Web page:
click for larger view

Black's position now almost plays itself, and is is astonishing that Burn let the win slip through his fingers here. How this happened will be discussed in my next post on this game.

Premium Chessgames Member
  KEG: Post III

After Marco's 30. Qh3, Burn seemingly was poised to put the game away with 30...gxf4. But, instead, he played:

30... BxN?

Burn might still be able to win even after this wimpy move, but--as Rosenthal argues at length in the Tournament Book, Burn had a win here with 30...gxf4. Then, if:

A) 31. Raf1 Black can win with either the prosaic 31... f3! or with Rosenthal's flashier 31...RxB 32. gxR Rg2.

B) 31. Nh4 Re3! 32. Nf3 RxB! 33. gxR Qg7+

C) 31. Rd1 (not considered by Rosenthal in his analysis but probably "best" for White) Rg7 (31...f3 also wins easily).

After Burn's actual move (30...BxN), however, the win--if still there--is not so easy.

31. KxB

The position was now as follows:

click for larger view

To maintain any chance to win, Burn here needed to play the seemingly obvious 31...gxf4 (opening up the g-file). But instead, Burn played:

31... Bxf4?

Now, all of a sudden, White's attack comes to life.

32. Rh6!

It is doubtful if Burn still has a win. In any case, his next move hands the entire initiative to his opponent.

32... Rfe8?

Hard to believe. 32...Qd8 was the only chance to play for a win.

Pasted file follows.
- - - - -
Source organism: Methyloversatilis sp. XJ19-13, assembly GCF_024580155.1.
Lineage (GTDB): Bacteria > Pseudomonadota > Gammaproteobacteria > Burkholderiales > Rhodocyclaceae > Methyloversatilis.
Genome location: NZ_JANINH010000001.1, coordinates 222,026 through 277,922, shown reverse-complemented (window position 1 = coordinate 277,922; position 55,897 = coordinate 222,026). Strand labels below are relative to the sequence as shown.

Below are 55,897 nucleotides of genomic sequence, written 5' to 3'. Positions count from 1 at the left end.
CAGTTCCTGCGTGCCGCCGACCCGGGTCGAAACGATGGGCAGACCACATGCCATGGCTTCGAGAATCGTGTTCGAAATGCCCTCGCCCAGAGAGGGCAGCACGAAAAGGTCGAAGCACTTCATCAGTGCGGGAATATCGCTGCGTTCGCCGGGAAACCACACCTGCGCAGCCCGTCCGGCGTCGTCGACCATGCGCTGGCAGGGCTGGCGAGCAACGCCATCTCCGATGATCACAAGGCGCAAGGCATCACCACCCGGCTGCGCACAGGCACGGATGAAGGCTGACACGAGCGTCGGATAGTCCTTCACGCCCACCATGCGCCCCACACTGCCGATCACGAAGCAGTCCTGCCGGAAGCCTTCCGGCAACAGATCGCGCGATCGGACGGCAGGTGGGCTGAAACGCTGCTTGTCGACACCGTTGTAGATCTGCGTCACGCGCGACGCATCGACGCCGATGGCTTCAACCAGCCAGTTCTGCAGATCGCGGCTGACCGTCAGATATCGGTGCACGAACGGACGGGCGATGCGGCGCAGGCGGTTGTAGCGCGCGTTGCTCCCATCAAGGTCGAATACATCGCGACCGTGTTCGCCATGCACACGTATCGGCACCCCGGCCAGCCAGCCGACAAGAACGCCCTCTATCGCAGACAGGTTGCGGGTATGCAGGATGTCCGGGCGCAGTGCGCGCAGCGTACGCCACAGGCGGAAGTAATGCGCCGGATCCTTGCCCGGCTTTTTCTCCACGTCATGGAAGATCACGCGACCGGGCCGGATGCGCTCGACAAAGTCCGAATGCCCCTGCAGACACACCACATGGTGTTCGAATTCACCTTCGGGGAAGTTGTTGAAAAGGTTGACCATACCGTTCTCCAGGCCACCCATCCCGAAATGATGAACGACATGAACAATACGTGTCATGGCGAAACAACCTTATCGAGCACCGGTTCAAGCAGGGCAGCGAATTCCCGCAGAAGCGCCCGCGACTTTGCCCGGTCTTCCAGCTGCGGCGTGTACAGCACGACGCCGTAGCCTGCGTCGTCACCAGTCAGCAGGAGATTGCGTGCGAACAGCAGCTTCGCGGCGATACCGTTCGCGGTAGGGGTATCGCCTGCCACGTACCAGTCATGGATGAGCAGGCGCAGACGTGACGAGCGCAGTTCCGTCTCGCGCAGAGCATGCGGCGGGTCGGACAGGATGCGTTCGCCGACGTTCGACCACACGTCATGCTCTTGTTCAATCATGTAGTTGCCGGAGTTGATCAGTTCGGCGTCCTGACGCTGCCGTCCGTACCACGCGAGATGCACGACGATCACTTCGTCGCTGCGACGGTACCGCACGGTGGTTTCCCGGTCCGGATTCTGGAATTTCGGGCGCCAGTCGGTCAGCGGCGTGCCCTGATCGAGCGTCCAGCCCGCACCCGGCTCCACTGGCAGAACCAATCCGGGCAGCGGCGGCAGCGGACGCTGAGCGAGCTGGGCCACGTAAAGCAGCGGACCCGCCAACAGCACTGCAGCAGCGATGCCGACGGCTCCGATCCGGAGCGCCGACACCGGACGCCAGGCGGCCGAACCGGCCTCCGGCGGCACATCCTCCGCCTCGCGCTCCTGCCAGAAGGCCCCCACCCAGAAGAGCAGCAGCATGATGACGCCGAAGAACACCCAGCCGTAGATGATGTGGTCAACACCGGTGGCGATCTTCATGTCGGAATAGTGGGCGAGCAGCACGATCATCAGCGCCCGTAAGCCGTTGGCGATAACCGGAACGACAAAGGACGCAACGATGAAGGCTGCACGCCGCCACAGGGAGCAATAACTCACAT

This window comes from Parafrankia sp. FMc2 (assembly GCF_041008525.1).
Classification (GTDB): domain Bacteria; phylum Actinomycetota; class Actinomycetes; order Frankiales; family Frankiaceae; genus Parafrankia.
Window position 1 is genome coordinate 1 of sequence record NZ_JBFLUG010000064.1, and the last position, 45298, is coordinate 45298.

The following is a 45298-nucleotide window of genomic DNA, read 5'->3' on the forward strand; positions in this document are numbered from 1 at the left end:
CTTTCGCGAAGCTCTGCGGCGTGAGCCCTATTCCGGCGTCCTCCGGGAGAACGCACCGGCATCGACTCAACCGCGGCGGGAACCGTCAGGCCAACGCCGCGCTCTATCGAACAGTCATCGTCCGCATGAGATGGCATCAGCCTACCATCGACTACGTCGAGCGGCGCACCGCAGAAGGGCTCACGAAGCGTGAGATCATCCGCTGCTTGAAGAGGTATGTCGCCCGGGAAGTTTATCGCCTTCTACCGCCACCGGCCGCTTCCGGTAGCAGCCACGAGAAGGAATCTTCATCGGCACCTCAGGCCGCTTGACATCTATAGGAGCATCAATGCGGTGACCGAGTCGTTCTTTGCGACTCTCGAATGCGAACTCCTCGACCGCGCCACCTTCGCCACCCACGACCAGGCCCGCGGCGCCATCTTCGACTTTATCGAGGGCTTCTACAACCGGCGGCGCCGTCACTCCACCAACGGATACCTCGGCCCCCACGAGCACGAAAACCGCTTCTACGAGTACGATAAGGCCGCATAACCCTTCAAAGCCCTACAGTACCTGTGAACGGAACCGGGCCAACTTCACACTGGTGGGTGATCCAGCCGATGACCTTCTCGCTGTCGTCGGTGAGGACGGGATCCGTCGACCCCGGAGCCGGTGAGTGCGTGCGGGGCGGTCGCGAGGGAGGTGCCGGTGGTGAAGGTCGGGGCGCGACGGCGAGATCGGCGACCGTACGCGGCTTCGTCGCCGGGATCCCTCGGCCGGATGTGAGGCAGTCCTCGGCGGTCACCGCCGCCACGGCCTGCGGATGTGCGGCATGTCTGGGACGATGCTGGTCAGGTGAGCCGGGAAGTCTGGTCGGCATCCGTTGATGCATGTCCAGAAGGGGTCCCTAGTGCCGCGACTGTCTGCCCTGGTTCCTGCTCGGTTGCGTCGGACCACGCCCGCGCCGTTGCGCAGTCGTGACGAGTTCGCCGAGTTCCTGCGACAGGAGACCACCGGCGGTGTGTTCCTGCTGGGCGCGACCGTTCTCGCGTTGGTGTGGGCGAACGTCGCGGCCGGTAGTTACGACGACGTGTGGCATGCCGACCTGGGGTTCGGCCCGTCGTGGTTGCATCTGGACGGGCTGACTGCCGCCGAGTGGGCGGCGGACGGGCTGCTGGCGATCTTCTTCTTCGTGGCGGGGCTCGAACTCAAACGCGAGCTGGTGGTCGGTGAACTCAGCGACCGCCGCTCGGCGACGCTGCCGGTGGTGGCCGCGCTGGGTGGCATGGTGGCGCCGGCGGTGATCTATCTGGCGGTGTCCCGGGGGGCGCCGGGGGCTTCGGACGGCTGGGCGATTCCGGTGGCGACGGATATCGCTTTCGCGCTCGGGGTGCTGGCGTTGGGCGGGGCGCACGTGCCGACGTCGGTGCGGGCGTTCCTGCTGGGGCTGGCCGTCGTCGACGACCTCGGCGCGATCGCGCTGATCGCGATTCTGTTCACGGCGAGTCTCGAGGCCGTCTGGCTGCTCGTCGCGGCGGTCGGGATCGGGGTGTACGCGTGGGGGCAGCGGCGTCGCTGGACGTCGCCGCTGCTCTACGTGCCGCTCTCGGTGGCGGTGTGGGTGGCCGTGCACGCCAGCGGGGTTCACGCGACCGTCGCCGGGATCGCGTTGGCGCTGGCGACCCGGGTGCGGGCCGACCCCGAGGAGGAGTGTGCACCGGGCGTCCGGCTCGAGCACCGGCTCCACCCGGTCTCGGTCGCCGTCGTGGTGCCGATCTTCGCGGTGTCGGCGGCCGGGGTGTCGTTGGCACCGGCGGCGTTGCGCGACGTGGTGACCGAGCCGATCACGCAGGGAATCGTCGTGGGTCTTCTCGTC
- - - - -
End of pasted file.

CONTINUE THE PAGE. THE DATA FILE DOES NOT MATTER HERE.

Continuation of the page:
33. Qf6+ Kg8?

Burn appears to be punch-drunk here. He should of course have played 33...Rg7

34. Bd3 Rg7

In light of White's obvious threats, 34...b5 was prudent and best.

The position was now as follows:

click for larger view

Black's attack is at and end and the only chances to win lie with White.

The conclusion of the game from here was not without interest, as I will cover in my next and final post on this game.

Premium Chessgames Member
  KEG: Post IV

After Burn's 34...Rg7, the remaining question is whether White's attack would bear any fruit. Black's extra pawn here is of no significance.

35. Bc4+

Not the best chance (though it id doubtful White has a way to win). The best chance was 35. Re2

35... Kh8
36. Re1 Rb8

There was still a chance for Black to go wrong here. Had Burn played the sloppy 36...RxR he would have been mated post haste after 37. Qf8+

37. Rfe2 Qd7
38. Re6 Qf7

The position was now:

click for larger view

The finish now was neat.

39. Rxc6!

Winning back the pawn.

39... QxQ
40. RxQ Rd7
41. Rf7

White might have had some slight chances at an advantage with 41. Re4. The text, however, is a cute way to draw.

41... Rxd4

The isolated d-pawn falls!

The position was now as follows:

click for larger view

42. Ree7!

42. Rh1! is another way to the same sacrificial route to a draw.

42... RxB
43. Rxh7+

1/2 - 1/2